2002. The biggest single payment comes in 2003, with $339 million. From 2004 to 2007, the
state will receive $283 million per year. From 2008 to 2017, the annual amount is $289
million. The yearly check goes back up to $323 million from 2018 to 2024, and beyond.
Those figures don't include interest.
Anti-tobacco activists are thrilled that the money appears to be on
its way sooner than expected. "I'm pretty excited about getting this money six months
early," said Massachusetts Coalition for a Healthy Future Director Lori Fresina.
"There are a lot of needs out there related to tobacco."
Fresina, who is also the legislative agent for the American Cancer
Society, said she would have been nervous about the potential early arrival, if not for
the accord announced last week by Finneran and Birmingham on how to spend the tobacco
funds. Activists were concerned the money would be spent on things unrelated to tobacco
control, as in many other states.
The Finneran-Birmingham agreement would place 70 percent of the
annual funds into a trust fund. The other 30 percent will be spent each year on tobacco
control and health programs.
Activists had requested that 25 percent of the overall settlement be
dedicated to fighting smoking. Legislative leaders agreed to dedicate 25 percent of the
settlement funds to be spent each year, which activists said was a good start. That will
mean an additional $22.5 million for tobacco control in the first year, nearly doubling
the existing budget of $31.6 million.
"Had we not had a Legislature that supported further and
substantial investment in tobacco control, I would be pretty concerned," Fresina
said. "Until you get that agreement that they've bought in and they're supporting the
same values, you have to keep up the fight."
Most states that are slated to receive tobacco money, including
Massachusetts, are spending the bulk of it on non-tobacco control items. As of early
September, 23 states had passed enabling legislation or appropriation acts concerning the
disposition of the tobacco money, according to the National Conference of State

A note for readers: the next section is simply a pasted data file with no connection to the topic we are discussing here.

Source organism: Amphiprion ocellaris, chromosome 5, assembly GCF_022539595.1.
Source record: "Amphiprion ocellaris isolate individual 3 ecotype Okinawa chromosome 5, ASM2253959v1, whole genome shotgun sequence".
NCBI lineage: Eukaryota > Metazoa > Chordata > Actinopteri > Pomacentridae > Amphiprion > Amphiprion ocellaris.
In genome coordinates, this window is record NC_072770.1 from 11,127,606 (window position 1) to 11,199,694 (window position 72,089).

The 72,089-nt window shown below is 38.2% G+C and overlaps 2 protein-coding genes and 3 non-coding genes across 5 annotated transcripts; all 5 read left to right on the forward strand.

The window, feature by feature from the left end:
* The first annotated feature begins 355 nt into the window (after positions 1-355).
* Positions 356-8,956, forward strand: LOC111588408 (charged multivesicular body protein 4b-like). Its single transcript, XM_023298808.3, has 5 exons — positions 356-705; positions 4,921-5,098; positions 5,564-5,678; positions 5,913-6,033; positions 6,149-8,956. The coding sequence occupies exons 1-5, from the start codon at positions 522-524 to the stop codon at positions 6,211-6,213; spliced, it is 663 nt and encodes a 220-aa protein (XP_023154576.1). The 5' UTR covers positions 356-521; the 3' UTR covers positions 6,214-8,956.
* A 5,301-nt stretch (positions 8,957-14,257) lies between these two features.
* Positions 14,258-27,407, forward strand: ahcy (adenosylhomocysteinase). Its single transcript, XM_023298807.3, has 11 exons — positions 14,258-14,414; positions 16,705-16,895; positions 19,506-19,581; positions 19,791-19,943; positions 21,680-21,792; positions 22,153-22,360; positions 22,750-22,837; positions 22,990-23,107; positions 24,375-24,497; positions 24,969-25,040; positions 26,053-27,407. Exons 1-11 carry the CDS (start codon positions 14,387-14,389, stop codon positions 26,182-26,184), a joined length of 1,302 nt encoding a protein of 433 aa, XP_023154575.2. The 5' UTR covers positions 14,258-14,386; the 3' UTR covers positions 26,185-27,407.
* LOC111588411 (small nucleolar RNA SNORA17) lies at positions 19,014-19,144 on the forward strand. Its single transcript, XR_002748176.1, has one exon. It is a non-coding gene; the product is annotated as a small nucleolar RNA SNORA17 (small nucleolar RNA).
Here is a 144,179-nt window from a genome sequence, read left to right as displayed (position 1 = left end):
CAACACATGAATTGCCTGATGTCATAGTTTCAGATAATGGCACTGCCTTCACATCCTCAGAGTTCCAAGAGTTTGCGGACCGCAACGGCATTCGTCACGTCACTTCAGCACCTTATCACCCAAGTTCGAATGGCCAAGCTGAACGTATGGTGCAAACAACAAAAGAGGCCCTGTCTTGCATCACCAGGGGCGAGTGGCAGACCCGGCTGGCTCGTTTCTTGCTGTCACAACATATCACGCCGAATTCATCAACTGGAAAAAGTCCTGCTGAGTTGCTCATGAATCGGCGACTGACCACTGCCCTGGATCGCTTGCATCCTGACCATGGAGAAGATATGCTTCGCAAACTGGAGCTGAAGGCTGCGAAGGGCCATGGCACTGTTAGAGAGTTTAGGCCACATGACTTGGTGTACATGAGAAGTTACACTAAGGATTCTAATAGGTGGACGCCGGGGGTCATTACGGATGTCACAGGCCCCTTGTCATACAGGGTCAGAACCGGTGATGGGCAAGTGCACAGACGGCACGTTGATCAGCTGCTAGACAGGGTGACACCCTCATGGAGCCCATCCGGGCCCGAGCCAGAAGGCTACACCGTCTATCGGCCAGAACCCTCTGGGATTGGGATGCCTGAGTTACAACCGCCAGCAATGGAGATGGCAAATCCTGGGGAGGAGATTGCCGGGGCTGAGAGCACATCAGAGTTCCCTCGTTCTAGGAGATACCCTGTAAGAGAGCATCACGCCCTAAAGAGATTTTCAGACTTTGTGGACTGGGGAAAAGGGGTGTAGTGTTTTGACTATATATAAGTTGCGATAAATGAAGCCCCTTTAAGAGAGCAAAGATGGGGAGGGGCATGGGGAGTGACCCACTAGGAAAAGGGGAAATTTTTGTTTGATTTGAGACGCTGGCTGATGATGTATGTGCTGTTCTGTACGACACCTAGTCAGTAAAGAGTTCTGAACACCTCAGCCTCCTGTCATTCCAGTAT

But states appear to be limiting outright spending of the tobacco
money. Within the 23 states that have set their plans into statute, only 12 percent of the
money they expect to receive in the first year was allocated for specific programs or
activities, NCSL data shows. That amounts to $1.1 billion of the $8.8 billion the tobacco
companies will pay out to states by June 30, 2000.
Most of the tobacco money is being placed into interest-generating
trust funds and endowments. As of last month, 19 states had passed laws creating trusts.
Those states plan to live off the interest, but the principal could be accessed if a
Legislature wanted to. Four states have passed laws creating endowments, which will only
allow interest earnings to be spent.
Of the money states plan to spend right away, the bulk -- 51 percent
-- is going toward health care services. Under Finneran and Birmingham's agreement, which
has not yet been signed into law, most of the spending money will be applied to health
programs, including catastrophic drug coverage for senior citizens.
NCSL breaks down the other half of the planned immediate spending
like this -- 14 percent for education and scholarships; 11 percent for children's
services, 7 percent for tobacco control and smoking cessation; and 7 percent for long-term
care and drug coverage for the elderly. The rest has been earmarked for emergency
priorities such as job creation projects in Alabama and flood prevention in North Dakota.